By Jody Harrison

THEY are the work of master craftsmen who toiled long before the days when industrial production and lightweight synthetic materials became commonplace.

But now it has been warned that the often unique windows of Scotland’s listed buildings are disappearing fast, as councils nod through upgrades which see them ripped out and cast on the scrap heap.

A study by heritage experts at Heriot-Watt University has claimed that local authorities across Scotland have a “culture of consent” when it comes to the most vulnerable features of the country’s listed buildings.

There are around 47,000 listed buildings in Scotland, and their status means certain features should be retained and not replaced, such as original fireplaces, slate roofs and even windows.

But planning permission to remove and replace historic windows from listed buildings is being given at the same rate as for non-listed homes, with little regard for their protected status.

While international and national heritage organisations have been working to promote the repairing and upgrading existing windows, in Scotland the decision takes place at a local level. Owners of listed buildings apply to their local authority’s planning department for permission to remove windows, or other historic features of the building.

The study looked at Glasgow and Edinburgh, and found that from 2010 to 2015, the number of listed building applications relating to windows in the capital increased steadily from 169 to 304, with an approval rate of almost 90%. In Scotland’s largest city, which has the third-highest number of listed buildings of any council area, approvals rose by 41%.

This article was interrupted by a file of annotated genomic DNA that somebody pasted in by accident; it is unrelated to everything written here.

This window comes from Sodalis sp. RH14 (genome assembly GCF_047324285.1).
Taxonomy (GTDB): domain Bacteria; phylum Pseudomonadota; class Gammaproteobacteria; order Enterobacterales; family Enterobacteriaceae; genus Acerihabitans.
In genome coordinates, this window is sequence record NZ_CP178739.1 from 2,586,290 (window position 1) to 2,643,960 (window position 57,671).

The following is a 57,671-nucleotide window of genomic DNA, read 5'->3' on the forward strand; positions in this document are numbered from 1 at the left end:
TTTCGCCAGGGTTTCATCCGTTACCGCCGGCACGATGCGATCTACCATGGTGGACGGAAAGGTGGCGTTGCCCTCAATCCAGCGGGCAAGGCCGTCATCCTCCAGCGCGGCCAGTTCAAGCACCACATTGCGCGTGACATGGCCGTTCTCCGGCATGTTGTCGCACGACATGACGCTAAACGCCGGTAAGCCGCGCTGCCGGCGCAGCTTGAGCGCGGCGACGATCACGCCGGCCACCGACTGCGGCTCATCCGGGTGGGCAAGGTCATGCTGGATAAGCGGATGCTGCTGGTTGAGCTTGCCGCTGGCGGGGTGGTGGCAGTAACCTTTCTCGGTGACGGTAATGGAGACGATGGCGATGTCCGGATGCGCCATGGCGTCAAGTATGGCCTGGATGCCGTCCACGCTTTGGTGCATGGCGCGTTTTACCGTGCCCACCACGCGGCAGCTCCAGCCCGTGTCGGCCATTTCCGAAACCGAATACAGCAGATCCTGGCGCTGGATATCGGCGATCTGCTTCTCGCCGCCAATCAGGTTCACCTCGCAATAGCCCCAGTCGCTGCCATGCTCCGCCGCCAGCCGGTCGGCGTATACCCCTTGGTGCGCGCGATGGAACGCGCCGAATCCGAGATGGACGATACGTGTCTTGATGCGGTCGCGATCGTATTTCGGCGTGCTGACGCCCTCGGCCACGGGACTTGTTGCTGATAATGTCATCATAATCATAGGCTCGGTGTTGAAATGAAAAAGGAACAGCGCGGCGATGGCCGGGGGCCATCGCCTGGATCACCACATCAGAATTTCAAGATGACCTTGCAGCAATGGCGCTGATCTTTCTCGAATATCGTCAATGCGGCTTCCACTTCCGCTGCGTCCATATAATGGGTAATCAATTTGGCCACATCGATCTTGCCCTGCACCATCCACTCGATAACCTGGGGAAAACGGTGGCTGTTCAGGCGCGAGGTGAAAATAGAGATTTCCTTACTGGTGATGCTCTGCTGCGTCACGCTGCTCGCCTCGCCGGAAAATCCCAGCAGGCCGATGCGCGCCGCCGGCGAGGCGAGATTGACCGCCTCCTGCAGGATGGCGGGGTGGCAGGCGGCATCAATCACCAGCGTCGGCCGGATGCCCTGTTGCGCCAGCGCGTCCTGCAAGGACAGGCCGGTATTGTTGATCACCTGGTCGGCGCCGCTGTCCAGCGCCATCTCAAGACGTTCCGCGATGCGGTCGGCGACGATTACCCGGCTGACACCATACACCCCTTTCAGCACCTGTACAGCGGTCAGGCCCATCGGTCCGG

Dr Craig Kennedy, of Heriot-Watt’s Institute for Sustainable Building Design, said: “Window glass is often overlooked compared to other historically important building materials like stone, metal and timber.

“As such it is most vulnerable to being replaced, and with that a listed building begins to lose its character and aesthetic.”

Kennedy added: “There is no difference in approval rates between listed and non-listed buildings – it’s around 80% across the board at the three councils. What struck us was the increase in approvals from 2010 to 2015. The number of applications related to windows in listed buildings almost doubled, as did the number of approvals. The approval rate rose to almost 90%.

“We interviewed officers in planning departments across Scotland, and some in England. The story was the same everywhere – since 2010, conservation officers have left the organisation and haven’t been replaced, planning departments are under-resourced and under pressure. The result is a culture of consent.”

Many of the windows in listed buildings pre-date the industrial manufacture of glass on a wide scale, meaning each pane is unique and carries imperfections which often enhances their appeal.

They will often be sash or casement windows, wood-framed and moved through complicated weighted pulleys hidden in the walls which can be difficult to replace.

These windows are usually replaced by PVC frames with modern glass, for a variety of reasons. Householders may believe they are more energy-efficient or cheaper than restoring older windows. However, timber windows are often a cheaper and more environmentally-friendly option.